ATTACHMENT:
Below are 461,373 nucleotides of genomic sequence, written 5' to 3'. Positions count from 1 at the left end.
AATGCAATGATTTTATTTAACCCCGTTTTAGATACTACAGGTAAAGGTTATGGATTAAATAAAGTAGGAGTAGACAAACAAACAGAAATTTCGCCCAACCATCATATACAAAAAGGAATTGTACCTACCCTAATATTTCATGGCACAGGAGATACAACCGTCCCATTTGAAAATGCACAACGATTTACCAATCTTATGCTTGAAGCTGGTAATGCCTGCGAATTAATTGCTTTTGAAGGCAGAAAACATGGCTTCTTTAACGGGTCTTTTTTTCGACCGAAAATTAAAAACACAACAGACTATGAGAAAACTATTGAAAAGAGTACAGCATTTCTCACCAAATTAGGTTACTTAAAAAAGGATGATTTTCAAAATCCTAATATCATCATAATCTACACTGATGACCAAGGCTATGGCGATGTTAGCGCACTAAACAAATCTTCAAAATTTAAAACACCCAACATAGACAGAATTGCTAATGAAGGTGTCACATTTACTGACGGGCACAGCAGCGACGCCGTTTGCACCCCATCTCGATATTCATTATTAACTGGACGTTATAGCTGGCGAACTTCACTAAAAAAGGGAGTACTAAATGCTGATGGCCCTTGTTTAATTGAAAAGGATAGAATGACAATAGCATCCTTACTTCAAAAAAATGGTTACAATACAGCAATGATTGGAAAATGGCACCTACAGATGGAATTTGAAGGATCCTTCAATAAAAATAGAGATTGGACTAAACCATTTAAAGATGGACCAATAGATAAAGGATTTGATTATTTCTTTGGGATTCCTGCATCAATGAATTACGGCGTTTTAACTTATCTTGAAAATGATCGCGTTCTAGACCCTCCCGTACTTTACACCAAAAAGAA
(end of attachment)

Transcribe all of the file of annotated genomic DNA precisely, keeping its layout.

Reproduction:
Below are 461,373 nucleotides of genomic sequence, written 5' to 3'. Positions count from 1 at the left end.
AATGCAATGATTTTATTTAACCCCGTTTTAGATACTACAGGTAAAGGTTATGGATTAAATAAAGTAGGAGTAGACAAACAAACAGAAATTTCGCCCAACCATCATATACAAAAAGGAATTGTACCTACCCTAATATTTCATGGCACAGGAGATACAACCGTCCCATTTGAAAATGCACAACGATTTACCAATCTTATGCTTGAAGCTGGTAATGCCTGCGAATTAATTGCTTTTGAAGGCAGAAAACATGGCTTCTTTAACGGGTCTTTTTTTCGACCGAAAATTAAAAACACAACAGACTATGAGAAAACTATTGAAAAGAGTACAGCATTTCTCACCAAATTAGGTTACTTAAAAAAGGATGATTTTCAAAATCCTAATATCATCATAATCTACACTGATGACCAAGGCTATGGCGATGTTAGCGCACTAAACAAATCTTCAAAATTTAAAACACCCAACATAGACAGAATTGCTAATGAAGGTGTCACATTTACTGACGGGCACAGCAGCGACGCCGTTTGCACCCCATCTCGATATTCATTATTAACTGGACGTTATAGCTGGCGAACTTCACTAAAAAAGGGAGTACTAAATGCTGATGGCCCTTGTTTAATTGAAAAGGATAGAATGACAATAGCATCCTTACTTCAAAAAAATGGTTACAATACAGCAATGATTGGAAAATGGCACCTACAGATGGAATTTGAAGGATCCTTCAATAAAAATAGAGATTGGACTAAACCATTTAAAGATGGACCAATAGATAAAGGATTTGATTATTTCTTTGGGATTCCTGCATCAATGAATTACGGCGTTTTAACTTATCTTGAAAATGATCGCGTTCTAGACCCTCCCGTACTTTACACCAAAAAGAA